I’m completely out of ideas.

Read a book, see a movie, go watch the locals in their native habitat. There are ideas ready for the taking everywhere. Even garbage literature is a potential source of inspiration. Just imagine how much better your version could be.

Some quick and easy solutions are

  • Do some exercise, it can clear the mind and get those creative juices flowing;
  • Read something in a similar genre;
  • Listen to music that evokes the same feelings/themes you are going for;
  • Re-read what you’ve already written to recapture the tone/voice you have already set.


I’m afraid my work isn’t good enough.

Now we’re getting to the tricky ones. I could answer glibly and say things will get better the more you write, but there is a real psychological weight behind these thoughts. This isn’t an issue that’s easily resolved, and even the greats suffer from imposter syndrome. Maybe your work isn’t good enough. Maybe it is. You’ll never know until you get it out there to an audience. Sure it can always be better, but there comes a point where you have to let it go as ‘good enough’. It can never be perfect, and we need to accept that or go mad.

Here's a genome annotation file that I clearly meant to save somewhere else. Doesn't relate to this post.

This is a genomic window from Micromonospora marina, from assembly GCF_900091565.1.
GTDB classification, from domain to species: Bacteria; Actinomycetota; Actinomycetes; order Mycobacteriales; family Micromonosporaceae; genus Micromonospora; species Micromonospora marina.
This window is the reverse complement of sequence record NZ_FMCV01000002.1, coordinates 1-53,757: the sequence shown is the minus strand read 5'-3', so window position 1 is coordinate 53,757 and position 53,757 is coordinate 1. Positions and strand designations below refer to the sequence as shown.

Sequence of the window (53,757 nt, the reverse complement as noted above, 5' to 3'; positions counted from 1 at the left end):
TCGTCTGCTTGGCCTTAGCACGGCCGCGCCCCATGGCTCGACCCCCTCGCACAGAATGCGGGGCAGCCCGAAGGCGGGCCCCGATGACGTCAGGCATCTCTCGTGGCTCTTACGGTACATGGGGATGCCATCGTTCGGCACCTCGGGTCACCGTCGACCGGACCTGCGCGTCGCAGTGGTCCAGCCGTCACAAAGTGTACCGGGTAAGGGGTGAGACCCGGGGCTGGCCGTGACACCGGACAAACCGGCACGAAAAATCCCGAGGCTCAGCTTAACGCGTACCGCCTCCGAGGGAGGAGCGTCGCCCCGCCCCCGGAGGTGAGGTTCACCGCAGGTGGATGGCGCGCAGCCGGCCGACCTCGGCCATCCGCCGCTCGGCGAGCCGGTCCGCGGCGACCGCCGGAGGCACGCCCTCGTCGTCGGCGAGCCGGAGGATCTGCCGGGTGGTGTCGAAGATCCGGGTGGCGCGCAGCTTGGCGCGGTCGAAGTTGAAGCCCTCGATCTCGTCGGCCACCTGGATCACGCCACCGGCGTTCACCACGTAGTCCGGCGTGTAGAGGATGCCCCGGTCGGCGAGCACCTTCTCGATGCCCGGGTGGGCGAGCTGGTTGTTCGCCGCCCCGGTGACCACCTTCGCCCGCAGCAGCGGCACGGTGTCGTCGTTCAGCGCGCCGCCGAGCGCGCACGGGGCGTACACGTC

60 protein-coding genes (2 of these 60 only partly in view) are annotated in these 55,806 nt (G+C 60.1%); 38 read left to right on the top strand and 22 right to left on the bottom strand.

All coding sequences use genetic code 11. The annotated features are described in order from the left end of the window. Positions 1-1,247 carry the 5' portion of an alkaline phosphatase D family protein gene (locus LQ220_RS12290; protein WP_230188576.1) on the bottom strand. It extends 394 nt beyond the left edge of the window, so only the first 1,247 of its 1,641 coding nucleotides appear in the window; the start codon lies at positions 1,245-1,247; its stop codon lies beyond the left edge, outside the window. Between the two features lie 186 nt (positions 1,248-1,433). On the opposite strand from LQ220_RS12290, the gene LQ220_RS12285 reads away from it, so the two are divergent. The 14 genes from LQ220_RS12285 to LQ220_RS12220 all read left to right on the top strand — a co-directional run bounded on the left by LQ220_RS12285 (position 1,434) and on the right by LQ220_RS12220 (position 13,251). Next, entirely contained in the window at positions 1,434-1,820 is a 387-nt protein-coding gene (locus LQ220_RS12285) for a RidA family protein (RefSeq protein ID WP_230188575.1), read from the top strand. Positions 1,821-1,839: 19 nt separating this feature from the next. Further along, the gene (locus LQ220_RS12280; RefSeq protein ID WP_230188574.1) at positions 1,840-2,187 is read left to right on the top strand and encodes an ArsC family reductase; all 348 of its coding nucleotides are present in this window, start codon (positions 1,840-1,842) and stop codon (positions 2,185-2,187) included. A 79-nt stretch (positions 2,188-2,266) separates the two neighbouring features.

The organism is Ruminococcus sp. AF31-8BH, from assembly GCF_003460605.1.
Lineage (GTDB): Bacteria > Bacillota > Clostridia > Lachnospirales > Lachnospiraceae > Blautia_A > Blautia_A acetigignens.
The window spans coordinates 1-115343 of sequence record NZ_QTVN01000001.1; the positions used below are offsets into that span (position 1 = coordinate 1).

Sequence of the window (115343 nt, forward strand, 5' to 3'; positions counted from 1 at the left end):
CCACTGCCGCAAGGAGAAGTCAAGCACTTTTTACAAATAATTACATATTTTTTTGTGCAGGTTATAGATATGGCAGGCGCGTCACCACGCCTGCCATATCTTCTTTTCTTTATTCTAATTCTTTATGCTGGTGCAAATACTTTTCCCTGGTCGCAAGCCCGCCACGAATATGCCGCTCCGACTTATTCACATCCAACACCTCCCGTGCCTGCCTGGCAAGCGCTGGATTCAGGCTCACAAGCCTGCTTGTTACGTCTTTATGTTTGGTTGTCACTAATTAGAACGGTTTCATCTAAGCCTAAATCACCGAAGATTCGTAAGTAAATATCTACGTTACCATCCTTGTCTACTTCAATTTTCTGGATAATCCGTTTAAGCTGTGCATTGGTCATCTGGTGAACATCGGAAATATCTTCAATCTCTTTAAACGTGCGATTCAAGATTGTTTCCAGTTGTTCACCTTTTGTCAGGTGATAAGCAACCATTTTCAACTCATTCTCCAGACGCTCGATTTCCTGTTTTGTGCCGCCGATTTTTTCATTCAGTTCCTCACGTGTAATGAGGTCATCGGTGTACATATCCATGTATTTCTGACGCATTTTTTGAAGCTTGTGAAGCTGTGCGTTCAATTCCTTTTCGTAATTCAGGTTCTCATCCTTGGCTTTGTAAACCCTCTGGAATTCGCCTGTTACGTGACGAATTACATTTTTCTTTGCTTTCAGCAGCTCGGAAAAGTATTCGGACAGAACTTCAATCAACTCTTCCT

You also have to accept that some people won’t like your work. Ignore them, they are not your audience. Instead, focus on the people who like your work, they are your audience moving forward and they will be the people who encourage others to pick up your work. Keep in mind people declaring ‘I don’t like your book’ is meaningless. If they point out legitimate structural or grammatical issues, then that is constructive criticism. Maybe your work isn’t good enough, but unless you keep writing (and learning) it won’t get better.

A good trick is to write letters to your critics, then burn them. I’m not sure what you do with the letters afterwards though. (Yes, that was a joke. Please do not set fire to critics, they are almost people too).

I hate my current WIP.

That one is a doozy. You only have two options. Abandonment or perseverance. Only you can now if that unfinished work will become an unnamable horror lurking in your WIP folder. The thing you can not name lest its name invokes feelings of existential dread. Okay, maybe that’s too Poe, but you get the idea. Sometimes it’s easier just to forge ahead, even if you are reduced to writing by the numbers just to get the damned thing done.

To summarise.